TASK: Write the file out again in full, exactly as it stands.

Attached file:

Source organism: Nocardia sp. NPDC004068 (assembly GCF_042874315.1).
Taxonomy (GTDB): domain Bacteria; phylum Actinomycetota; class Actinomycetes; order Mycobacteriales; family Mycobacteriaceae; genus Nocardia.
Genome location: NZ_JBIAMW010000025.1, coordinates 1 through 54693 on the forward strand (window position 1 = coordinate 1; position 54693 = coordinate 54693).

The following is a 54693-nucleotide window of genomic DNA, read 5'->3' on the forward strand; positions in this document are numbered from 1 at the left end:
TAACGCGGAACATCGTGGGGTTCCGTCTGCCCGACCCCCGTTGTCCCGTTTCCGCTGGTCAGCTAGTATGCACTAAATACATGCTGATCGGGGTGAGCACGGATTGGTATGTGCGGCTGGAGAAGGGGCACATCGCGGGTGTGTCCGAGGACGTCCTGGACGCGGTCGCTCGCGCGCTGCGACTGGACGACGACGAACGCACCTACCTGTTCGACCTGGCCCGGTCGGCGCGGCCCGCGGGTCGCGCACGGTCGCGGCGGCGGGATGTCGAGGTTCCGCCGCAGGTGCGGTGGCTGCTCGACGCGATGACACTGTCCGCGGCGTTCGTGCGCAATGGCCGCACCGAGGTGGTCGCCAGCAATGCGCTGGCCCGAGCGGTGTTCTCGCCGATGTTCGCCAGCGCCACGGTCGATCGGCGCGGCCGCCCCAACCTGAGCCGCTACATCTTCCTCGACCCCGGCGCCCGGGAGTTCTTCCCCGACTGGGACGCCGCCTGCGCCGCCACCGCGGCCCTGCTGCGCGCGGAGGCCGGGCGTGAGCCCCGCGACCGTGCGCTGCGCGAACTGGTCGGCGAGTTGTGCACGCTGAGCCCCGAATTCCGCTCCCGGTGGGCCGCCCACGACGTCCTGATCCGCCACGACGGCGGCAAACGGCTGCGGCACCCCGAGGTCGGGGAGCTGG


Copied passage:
Source organism: Nocardia sp. NPDC004068 (assembly GCF_042874315.1).
Taxonomy (GTDB): domain Bacteria; phylum Actinomycetota; class Actinomycetes; order Mycobacteriales; family Mycobacteriaceae; genus Nocardia.
Genome location: NZ_JBIAMW010000025.1, coordinates 1 through 54693 on the forward strand (window position 1 = coordinate 1; position 54693 = coordinate 54693).

The following is a 54693-nucleotide window of genomic DNA, read 5'->3' on the forward strand; positions in this document are numbered from 1 at the left end:
TAACGCGGAACATCGTGGGGTTCCGTCTGCCCGACCCCCGTTGTCCCGTTTCCGCTGGTCAGCTAGTATGCACTAAATACATGCTGATCGGGGTGAGCACGGATTGGTATGTGCGGCTGGAGAAGGGGCACATCGCGGGTGTGTCCGAGGACGTCCTGGACGCGGTCGCTCGCGCGCTGCGACTGGACGACGACGAACGCACCTACCTGTTCGACCTGGCCCGGTCGGCGCGGCCCGCGGGTCGCGCACGGTCGCGGCGGCGGGATGTCGAGGTTCCGCCGCAGGTGCGGTGGCTGCTCGACGCGATGACACTGTCCGCGGCGTTCGTGCGCAATGGCCGCACCGAGGTGGTCGCCAGCAATGCGCTGGCCCGAGCGGTGTTCTCGCCGATGTTCGCCAGCGCCACGGTCGATCGGCGCGGCCGCCCCAACCTGAGCCGCTACATCTTCCTCGACCCCGGCGCCCGGGAGTTCTTCCCCGACTGGGACGCCGCCTGCGCCGCCACCGCGGCCCTGCTGCGCGCGGAGGCCGGGCGTGAGCCCCGCGACCGTGCGCTGCGCGAACTGGTCGGCGAGTTGTGCACGCTGAGCCCCGAATTCCGCTCCCGGTGGGCCGCCCACGACGTCCTGATCCGCCACGACGGCGGCAAACGGCTGCGGCACCCCGAGGTCGGGGAGCTGG